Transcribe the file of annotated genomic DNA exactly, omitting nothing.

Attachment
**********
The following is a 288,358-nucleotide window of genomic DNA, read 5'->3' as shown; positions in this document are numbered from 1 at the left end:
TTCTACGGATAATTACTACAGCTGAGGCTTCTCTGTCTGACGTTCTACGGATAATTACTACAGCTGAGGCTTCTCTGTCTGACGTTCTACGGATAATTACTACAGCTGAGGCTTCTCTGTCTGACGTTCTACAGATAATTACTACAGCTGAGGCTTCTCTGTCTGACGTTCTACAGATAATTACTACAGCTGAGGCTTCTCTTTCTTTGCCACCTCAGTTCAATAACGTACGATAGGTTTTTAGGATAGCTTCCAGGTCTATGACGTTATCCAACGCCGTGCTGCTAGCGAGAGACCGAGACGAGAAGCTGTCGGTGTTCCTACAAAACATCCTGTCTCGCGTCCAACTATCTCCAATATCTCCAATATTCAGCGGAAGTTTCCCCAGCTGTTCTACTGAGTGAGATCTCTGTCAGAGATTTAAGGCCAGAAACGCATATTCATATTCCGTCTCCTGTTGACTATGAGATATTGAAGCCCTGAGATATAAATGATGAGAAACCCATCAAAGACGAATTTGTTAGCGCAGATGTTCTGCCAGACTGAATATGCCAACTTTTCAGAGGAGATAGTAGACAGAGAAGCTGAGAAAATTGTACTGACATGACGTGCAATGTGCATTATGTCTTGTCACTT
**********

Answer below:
The following is a 288,358-nucleotide window of genomic DNA, read 5'->3' as shown; positions in this document are numbered from 1 at the left end:
TTCTACGGATAATTACTACAGCTGAGGCTTCTCTGTCTGACGTTCTACGGATAATTACTACAGCTGAGGCTTCTCTGTCTGACGTTCTACGGATAATTACTACAGCTGAGGCTTCTCTGTCTGACGTTCTACAGATAATTACTACAGCTGAGGCTTCTCTGTCTGACGTTCTACAGATAATTACTACAGCTGAGGCTTCTCTTTCTTTGCCACCTCAGTTCAATAACGTACGATAGGTTTTTAGGATAGCTTCCAGGTCTATGACGTTATCCAACGCCGTGCTGCTAGCGAGAGACCGAGACGAGAAGCTGTCGGTGTTCCTACAAAACATCCTGTCTCGCGTCCAACTATCTCCAATATCTCCAATATTCAGCGGAAGTTTCCCCAGCTGTTCTACTGAGTGAGATCTCTGTCAGAGATTTAAGGCCAGAAACGCATATTCATATTCCGTCTCCTGTTGACTATGAGATATTGAAGCCCTGAGATATAAATGATGAGAAACCCATCAAAGACGAATTTGTTAGCGCAGATGTTCTGCCAGACTGAATATGCCAACTTTTCAGAGGAGATAGTAGACAGAGAAGCTGAGAAAATTGTACTGACATGACGTGCAATGTGCATTATGTCTTGTCACTT